For Immediate ReleaseOctober 26, 2017
President declares public health emergency; RxSafe Marin prepares for forum November 15
San Rafael, CA – To Marin County health officials, the White House’s October 26 declaration that the opioid epidemic is a public health emergency was a first step toward a late-coming national response.
“While this news from Washington helps draw attention to the crisis, Marin County hasn’t waited for federal systems to respond,” said Dr. Matt Willis, Marin County Public Health Officer. “Framing this as a local public health emergency several years earlier has allowed us to address the many dimensions of this issue in a more coordinated way. This is a complex epidemic, and we need all hands on deck.”
Drug overdose is the leading cause of accidental death in Marin, and the majority are due to prescription drugs. In Marin, 2012-2016 there were 61 deaths from motor vehicle accidents and 100 drug overdose deaths. The epidemic peaked locally in 2012 and 2013 when a Marin resident died from an accidental overdose every two weeks. Most of the drug overdoses are linked to opioids, a class of drugs that includes prescription pain medications such as vicodin, codeine, and fentanyl, as well as street drugs such as heroin.
Marin was among the first California counties to approach opioid abuse as a public health crisis. In 2014 the Marin County Department of Health and Human Services (HHS) issued a public health advisory regarding opioid overdoses, coinciding with the launch of countywide opioid prescribing standards for local doctors. Since then the county has seen a significant decline in opioid prescriptions, with a 30 percent reduction from 2014-2016. Overdose death rates also declined 27 percent during the interval.
RxSafe Marin is a community-based initiative dedicated to saving lives and reducing harm from prescription drug abuse, and Marin HHS has been a founding partner since the initiative was founded in 2014. One of the first groups of its kind in California, RxSafe Marin built on the advocacy work of experts and community activists including Marin HHS, the Marin County District Attorney’s Office, the Marin County Public Defender’s Office, Marin County Office of Education and many other stakeholders. This initiative created a structure for cross-sector problem-solving and offers a model to other communities formulating a response.
In April 2017, Marin HHS and RxSafe Marin had a hand in making naloxone, a medication that reverses an opioid overdose, more available countywide. Naloxone blocks the effects of opioids during an overdose, and restores breathing. Friends and family members of those at risk for overdose, along with first responders and police officers, are being encouraged to carry naloxone. Police officers in San Rafael, Fairfax and Central Marin began carrying naloxone this spring, and Marin HHS plans to increase its availability in other settings, including schools.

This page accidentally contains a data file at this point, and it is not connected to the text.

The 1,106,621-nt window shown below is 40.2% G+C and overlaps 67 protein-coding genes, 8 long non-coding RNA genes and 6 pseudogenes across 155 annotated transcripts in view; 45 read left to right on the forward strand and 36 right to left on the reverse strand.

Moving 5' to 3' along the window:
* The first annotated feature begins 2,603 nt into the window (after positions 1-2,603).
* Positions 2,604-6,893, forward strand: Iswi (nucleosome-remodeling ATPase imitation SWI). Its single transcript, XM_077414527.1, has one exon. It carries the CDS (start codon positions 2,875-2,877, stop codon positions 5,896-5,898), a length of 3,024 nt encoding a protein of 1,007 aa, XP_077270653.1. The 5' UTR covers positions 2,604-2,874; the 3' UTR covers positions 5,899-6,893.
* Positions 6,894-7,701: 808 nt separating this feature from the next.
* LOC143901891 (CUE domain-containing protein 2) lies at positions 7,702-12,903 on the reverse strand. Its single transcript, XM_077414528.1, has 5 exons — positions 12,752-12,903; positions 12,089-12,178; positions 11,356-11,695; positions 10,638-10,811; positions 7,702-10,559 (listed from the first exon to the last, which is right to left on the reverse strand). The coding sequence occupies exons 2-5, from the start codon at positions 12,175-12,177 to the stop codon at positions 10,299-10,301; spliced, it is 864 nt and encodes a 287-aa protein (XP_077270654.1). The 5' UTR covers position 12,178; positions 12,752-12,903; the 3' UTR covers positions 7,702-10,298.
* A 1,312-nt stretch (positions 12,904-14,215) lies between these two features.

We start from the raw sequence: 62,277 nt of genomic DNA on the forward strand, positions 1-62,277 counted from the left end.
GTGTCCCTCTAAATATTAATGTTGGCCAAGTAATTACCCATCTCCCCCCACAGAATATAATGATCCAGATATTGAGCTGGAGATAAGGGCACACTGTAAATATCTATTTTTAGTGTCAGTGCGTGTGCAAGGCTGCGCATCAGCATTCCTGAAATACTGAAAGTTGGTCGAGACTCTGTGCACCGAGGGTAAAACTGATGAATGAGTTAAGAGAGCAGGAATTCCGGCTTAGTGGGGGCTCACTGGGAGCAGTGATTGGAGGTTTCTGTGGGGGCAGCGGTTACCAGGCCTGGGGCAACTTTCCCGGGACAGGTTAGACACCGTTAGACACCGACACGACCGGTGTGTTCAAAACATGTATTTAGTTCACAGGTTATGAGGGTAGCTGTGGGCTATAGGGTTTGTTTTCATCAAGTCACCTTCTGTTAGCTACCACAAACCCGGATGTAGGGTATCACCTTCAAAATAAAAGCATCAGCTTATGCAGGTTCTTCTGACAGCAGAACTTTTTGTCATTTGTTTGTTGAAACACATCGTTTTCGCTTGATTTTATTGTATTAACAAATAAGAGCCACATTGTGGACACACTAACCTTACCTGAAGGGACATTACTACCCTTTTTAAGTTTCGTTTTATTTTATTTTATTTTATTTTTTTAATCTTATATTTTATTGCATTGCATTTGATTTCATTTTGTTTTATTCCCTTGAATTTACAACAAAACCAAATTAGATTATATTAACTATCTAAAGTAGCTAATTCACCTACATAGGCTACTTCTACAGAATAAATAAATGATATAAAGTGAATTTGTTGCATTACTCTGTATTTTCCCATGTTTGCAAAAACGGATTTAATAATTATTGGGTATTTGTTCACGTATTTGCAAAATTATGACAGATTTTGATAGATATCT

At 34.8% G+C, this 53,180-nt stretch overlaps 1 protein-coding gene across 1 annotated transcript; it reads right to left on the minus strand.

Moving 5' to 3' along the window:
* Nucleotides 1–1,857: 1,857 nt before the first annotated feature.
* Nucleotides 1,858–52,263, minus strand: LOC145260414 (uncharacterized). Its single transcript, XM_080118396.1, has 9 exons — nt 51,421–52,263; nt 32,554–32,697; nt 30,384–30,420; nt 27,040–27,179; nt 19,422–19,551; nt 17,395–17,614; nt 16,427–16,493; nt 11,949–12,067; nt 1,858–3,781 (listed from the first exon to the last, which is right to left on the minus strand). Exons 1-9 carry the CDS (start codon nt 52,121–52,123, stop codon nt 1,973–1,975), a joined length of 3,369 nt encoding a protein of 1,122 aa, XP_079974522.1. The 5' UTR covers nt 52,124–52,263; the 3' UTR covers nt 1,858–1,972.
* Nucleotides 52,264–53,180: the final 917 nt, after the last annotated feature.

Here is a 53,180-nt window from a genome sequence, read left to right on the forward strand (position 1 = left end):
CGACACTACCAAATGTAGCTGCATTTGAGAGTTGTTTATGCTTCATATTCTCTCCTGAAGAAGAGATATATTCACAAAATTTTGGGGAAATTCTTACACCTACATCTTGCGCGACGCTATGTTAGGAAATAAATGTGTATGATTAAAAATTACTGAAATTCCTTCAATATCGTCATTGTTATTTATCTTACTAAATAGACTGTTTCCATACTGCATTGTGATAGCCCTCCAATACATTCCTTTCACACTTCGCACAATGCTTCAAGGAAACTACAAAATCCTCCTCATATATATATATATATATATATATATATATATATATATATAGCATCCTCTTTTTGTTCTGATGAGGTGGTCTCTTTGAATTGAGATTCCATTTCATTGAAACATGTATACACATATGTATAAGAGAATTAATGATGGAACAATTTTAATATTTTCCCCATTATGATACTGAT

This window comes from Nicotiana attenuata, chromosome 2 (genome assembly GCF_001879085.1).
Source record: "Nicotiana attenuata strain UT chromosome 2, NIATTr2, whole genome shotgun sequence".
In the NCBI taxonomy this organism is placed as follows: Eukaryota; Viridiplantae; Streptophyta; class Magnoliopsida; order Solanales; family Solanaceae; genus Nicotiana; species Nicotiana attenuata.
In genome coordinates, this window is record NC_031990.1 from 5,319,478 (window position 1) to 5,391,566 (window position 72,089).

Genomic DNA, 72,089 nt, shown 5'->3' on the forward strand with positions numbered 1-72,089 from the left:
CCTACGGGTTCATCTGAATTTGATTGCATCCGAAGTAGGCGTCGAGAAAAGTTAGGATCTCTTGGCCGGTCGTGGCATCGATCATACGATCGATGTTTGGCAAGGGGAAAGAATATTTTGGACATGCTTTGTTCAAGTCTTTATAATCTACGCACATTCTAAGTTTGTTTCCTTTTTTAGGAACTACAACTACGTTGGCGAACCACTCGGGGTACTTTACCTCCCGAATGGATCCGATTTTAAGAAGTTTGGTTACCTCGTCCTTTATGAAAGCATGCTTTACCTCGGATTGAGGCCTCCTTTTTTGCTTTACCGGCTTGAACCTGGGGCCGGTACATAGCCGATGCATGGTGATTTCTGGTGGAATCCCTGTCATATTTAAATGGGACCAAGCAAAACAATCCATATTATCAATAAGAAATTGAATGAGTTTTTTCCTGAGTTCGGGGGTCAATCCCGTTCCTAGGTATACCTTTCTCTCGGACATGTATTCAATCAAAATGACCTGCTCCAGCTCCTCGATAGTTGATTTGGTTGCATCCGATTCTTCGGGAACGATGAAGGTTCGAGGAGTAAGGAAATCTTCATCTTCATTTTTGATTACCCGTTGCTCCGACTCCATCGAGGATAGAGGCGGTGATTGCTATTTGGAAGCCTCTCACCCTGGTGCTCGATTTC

“We see every overdose as preventable,” Willis said. “Our goal is zero overdoses, and this life-saving antidote is an important step in reaching that goal.”
RxSafe Marin will be recognized for modeling local solutions to addressing the opioid epidemic by the California State Association of Counties will recognize on October 31 at the Marin Board of Supervisors meeting in San Rafael.
“Marin County has been a leader on combating the opioid epidemic,” said Marin County Board of Supervisors President Judy Arnold. “We have worked with partner agencies to educate youth and adults alike about the dangers of drug use, increased our efforts for safe medication drop-off and worked with the local medical industry. I am pleased the White House has stepped up. This is a critical issue here at home and across the country.”
Susan Kim of Novato lost her son Trey to a prescription opioid overdose in 2013. "The way a person dies in no way affects their life or the love and sadness their family feels,” she said in an RxSafe Marin video. “There's no shame in that game to be struggling, and it's important for families to know that they are supported and they won't be judged. Everybody needs to talk about it so we can get treatment programs in place."
On November 15, RxSafe Marin will host a community forum to address opioid addiction, treatment, and life-saving medications such as naloxone. The free event is from noon to 2 p.m. at the Marin County Office of Education, 1111 Las Gallinas Avenue, San Rafael. Dr. Jeff Devido, Marin HHS Chief of Addiction Services, and panel will address new opportunities for treating addiction in Marin and how to reverse an overdose. Online registration for the event is open.
Community feedback on the issue is welcomed. Email RxSafeMarin@gmail.com.
Dr. Matthew WillisPublic Health OfficerHealth and Human Services
3240 Kerner Blvd.San Rafael, CA 94901(415) 473-4163Email: Dr. Matthew WillisMarin HHS website